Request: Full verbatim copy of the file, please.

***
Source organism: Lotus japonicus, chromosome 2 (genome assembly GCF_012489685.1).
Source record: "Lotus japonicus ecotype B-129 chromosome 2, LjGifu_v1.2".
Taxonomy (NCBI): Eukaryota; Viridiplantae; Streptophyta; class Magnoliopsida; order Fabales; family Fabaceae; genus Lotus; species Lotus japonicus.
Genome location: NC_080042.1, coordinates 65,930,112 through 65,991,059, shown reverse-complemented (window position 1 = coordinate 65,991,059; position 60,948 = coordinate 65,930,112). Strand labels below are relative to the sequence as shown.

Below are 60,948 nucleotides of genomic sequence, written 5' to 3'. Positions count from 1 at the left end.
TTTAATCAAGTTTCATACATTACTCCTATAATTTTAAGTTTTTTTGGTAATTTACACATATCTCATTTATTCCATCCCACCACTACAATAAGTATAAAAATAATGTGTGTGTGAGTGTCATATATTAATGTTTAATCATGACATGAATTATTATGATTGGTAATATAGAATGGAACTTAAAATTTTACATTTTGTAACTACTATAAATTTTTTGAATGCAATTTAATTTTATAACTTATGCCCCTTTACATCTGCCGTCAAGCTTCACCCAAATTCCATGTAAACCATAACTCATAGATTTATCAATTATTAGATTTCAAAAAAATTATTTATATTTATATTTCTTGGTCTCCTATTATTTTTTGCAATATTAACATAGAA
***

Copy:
Source organism: Lotus japonicus, chromosome 2 (genome assembly GCF_012489685.1).
Source record: "Lotus japonicus ecotype B-129 chromosome 2, LjGifu_v1.2".
Taxonomy (NCBI): Eukaryota; Viridiplantae; Streptophyta; class Magnoliopsida; order Fabales; family Fabaceae; genus Lotus; species Lotus japonicus.
Genome location: NC_080042.1, coordinates 65,930,112 through 65,991,059, shown reverse-complemented (window position 1 = coordinate 65,991,059; position 60,948 = coordinate 65,930,112). Strand labels below are relative to the sequence as shown.

Below are 60,948 nucleotides of genomic sequence, written 5' to 3'. Positions count from 1 at the left end.
TTTAATCAAGTTTCATACATTACTCCTATAATTTTAAGTTTTTTTGGTAATTTACACATATCTCATTTATTCCATCCCACCACTACAATAAGTATAAAAATAATGTGTGTGTGAGTGTCATATATTAATGTTTAATCATGACATGAATTATTATGATTGGTAATATAGAATGGAACTTAAAATTTTACATTTTGTAACTACTATAAATTTTTTGAATGCAATTTAATTTTATAACTTATGCCCCTTTACATCTGCCGTCAAGCTTCACCCAAATTCCATGTAAACCATAACTCATAGATTTATCAATTATTAGATTTCAAAAAAATTATTTATATTTATATTTCTTGGTCTCCTATTATTTTTTGCAATATTAACATAGAA